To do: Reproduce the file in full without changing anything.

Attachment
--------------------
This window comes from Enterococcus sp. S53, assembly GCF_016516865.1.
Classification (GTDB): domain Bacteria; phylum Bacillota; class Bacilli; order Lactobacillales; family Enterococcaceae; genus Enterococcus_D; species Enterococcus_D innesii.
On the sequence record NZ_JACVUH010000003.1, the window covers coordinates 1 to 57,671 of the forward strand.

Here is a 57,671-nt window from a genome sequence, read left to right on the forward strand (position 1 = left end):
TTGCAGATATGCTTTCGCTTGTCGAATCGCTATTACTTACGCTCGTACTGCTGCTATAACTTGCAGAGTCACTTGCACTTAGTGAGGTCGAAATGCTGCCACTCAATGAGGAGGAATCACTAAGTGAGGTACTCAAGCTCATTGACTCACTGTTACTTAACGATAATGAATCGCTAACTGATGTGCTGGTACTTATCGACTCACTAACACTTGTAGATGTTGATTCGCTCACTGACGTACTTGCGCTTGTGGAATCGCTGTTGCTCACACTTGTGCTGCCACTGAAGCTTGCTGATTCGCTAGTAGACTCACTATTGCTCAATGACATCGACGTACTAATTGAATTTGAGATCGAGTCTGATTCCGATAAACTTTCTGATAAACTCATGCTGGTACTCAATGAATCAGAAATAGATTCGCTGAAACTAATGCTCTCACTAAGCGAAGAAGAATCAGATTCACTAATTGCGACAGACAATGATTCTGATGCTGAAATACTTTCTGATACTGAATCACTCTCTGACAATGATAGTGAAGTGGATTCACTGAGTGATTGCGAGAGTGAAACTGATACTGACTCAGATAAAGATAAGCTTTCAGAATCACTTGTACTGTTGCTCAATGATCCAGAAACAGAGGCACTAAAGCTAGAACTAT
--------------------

This window comes from Enterococcus sp. S53, assembly GCF_016516865.1.
Classification (GTDB): domain Bacteria; phylum Bacillota; class Bacilli; order Lactobacillales; family Enterococcaceae; genus Enterococcus_D; species Enterococcus_D innesii.
On the sequence record NZ_JACVUH010000003.1, the window covers coordinates 1 to 57,671 of the forward strand.

Here is a 57,671-nt window from a genome sequence, read left to right on the forward strand (position 1 = left end):
TTGCAGATATGCTTTCGCTTGTCGAATCGCTATTACTTACGCTCGTACTGCTGCTATAACTTGCAGAGTCACTTGCACTTAGTGAGGTCGAAATGCTGCCACTCAATGAGGAGGAATCACTAAGTGAGGTACTCAAGCTCATTGACTCACTGTTACTTAACGATAATGAATCGCTAACTGATGTGCTGGTACTTATCGACTCACTAACACTTGTAGATGTTGATTCGCTCACTGACGTACTTGCGCTTGTGGAATCGCTGTTGCTCACACTTGTGCTGCCACTGAAGCTTGCTGATTCGCTAGTAGACTCACTATTGCTCAATGACATCGACGTACTAATTGAATTTGAGATCGAGTCTGATTCCGATAAACTTTCTGATAAACTCATGCTGGTACTCAATGAATCAGAAATAGATTCGCTGAAACTAATGCTCTCACTAAGCGAAGAAGAATCAGATTCACTAATTGCGACAGACAATGATTCTGATGCTGAAATACTTTCTGATACTGAATCACTCTCTGACAATGATAGTGAAGTGGATTCACTGAGTGATTGCGAGAGTGAAACTGATACTGACTCAGATAAAGATAAGCTTTCAGAATCACTTGTACTGTTGCTCAATGATCCAGAAACAGAGGCACTAAAGCTAGAACTAT